Many Acoma potters gather their clay, sift it and add water to it from the sacred grounds of the Acoma Pueblo to make their pottery. The potter gathers natural pigments and vegetation from within the grounds to make their paints. The yucca plant is generally used to make their paint brushes, as it has fibers within the plant that are a gift from nature for the use of painting.


Acoma Pottery

Authentic Acoma pots are made from local, slate-like clays. When traditionally fired, these clays produce a very white vessel. After they are fired, these clays also are strong enough to allow the production of very thin walls. Traditionally, the Acomas use both mineral and vegetal based paints for their designs. The characteristic white backgrounds allow the Acoma potters to produce crisp black images, as well as rich polychrome designs.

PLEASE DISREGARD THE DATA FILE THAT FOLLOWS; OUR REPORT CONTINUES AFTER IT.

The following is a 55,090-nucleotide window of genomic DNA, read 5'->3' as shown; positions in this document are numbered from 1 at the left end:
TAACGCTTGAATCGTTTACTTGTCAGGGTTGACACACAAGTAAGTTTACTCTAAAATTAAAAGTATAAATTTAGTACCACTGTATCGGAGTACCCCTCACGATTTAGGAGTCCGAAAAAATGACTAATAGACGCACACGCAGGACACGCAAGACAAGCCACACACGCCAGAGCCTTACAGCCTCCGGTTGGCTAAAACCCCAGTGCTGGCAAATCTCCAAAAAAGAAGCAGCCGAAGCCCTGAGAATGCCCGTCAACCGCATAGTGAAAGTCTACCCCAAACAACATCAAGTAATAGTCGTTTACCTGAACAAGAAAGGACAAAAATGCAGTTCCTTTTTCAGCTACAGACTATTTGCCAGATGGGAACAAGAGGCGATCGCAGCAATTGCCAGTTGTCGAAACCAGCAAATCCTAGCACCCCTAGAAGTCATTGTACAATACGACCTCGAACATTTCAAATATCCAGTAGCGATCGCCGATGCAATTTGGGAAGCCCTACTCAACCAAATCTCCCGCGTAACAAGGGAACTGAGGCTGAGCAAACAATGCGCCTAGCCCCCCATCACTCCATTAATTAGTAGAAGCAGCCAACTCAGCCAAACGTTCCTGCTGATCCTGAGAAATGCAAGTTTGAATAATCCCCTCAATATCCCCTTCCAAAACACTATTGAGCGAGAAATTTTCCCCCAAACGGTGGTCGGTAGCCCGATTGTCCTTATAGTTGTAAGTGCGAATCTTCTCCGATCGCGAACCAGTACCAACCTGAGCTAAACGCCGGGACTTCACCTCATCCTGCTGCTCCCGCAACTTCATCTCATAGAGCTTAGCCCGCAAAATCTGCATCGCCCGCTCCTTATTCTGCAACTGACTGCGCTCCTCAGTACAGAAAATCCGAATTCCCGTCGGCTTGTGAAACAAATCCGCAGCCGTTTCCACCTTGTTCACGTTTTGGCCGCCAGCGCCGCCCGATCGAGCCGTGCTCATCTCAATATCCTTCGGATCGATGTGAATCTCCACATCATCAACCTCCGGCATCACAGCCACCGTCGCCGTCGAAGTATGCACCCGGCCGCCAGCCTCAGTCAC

From a design standpoint, the Acoma potters frequently use rainbows, parrots, geometrics, and other historic and prehistoric motifs. Also, they frequently use patterns inspired by prehistoric Mimbres designs. A number of anthropologists believe that the Acoma and Laguna people are remnants of the prehistoric Mimbres people who migrated up from the Silver City, New Mexico area; hence this group’s interest in the Mimbres.

Acoma is often called the “Sky City,” because of its location atop a mesa in Western New Mexico. The people are closely related to the Laguna Pueblo people; they speak the same language and are adjoining neighbors. According to anthropology scholars, both the Acomas and Lagunas have myths that trace their heritage to the Anasazi people of the Four-Corners area and the Mesa Verde region in Colorado.

The Acoma village was already well established by the time of the invasion by Coronado and the “Spanish Entrada,” ca. 1540. The village remained in a backwash of the Spanish “conquest” until it was brutally brought into the Spanish mainstream in 1599. It since has been inexorably tied to the history of the State of New Mexico.